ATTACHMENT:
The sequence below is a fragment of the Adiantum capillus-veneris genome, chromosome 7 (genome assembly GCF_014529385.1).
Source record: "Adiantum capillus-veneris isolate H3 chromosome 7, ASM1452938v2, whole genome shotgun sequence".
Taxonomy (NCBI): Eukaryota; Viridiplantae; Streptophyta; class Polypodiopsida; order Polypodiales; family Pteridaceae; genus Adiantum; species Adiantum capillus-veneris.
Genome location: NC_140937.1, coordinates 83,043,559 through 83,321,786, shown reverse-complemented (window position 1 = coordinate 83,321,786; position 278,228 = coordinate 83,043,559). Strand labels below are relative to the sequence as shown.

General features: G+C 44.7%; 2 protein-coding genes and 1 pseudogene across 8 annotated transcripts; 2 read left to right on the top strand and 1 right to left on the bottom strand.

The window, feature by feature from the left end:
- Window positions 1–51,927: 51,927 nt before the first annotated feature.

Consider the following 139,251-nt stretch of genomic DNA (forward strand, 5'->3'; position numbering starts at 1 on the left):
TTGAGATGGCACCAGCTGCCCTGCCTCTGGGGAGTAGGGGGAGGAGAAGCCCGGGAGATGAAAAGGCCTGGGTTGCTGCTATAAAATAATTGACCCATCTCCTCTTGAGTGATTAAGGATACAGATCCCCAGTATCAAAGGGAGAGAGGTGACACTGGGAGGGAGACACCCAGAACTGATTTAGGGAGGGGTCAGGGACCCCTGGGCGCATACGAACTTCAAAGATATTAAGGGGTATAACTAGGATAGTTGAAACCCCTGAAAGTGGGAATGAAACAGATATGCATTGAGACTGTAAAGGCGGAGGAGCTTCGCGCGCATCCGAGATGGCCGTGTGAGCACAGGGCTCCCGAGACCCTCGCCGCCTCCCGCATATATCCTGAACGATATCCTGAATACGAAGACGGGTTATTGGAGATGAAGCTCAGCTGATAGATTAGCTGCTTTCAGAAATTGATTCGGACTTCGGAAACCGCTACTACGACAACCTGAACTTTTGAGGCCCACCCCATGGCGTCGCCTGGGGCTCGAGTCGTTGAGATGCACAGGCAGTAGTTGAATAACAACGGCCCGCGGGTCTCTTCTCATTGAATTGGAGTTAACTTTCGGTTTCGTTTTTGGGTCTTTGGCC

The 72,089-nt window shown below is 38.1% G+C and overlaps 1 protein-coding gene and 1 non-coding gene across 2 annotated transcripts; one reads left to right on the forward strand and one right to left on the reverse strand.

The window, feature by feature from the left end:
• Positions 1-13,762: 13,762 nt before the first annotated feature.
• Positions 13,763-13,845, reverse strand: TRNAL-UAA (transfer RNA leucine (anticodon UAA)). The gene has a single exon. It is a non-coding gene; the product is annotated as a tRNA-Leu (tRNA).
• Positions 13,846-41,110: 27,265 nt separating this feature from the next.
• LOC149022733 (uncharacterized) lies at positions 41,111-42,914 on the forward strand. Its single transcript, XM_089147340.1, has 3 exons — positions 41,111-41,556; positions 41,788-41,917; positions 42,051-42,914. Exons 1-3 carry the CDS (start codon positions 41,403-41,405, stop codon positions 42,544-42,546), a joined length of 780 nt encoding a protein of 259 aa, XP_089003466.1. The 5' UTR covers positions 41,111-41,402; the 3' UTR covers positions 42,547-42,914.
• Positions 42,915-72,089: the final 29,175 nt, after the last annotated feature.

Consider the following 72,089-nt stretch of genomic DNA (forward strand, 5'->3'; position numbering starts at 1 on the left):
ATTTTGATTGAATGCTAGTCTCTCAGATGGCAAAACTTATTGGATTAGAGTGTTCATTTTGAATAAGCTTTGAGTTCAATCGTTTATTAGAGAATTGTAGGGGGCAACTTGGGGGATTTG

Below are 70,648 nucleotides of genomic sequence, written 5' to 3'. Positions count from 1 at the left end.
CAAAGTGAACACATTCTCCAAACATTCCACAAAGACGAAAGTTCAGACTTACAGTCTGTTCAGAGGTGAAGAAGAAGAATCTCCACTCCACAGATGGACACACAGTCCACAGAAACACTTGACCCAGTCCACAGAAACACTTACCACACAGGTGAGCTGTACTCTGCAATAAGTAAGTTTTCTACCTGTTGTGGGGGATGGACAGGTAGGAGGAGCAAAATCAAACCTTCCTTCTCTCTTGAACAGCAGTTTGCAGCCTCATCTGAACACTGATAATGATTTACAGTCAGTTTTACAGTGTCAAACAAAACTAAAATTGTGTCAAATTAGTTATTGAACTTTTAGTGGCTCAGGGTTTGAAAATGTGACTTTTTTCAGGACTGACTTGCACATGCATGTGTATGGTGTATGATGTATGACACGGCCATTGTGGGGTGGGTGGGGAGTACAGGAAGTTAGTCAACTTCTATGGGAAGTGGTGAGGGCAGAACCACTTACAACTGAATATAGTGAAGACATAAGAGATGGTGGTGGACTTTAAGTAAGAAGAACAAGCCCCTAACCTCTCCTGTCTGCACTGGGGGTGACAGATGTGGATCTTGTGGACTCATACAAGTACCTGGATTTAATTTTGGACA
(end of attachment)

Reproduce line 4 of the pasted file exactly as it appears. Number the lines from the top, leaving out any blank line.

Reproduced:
Genome location: NC_140937.1, coordinates 83,043,559 through 83,321,786, shown reverse-complemented (window position 1 = coordinate 83,321,786; position 278,228 = coordinate 83,043,559). Strand labels below are relative to the sequence as shown.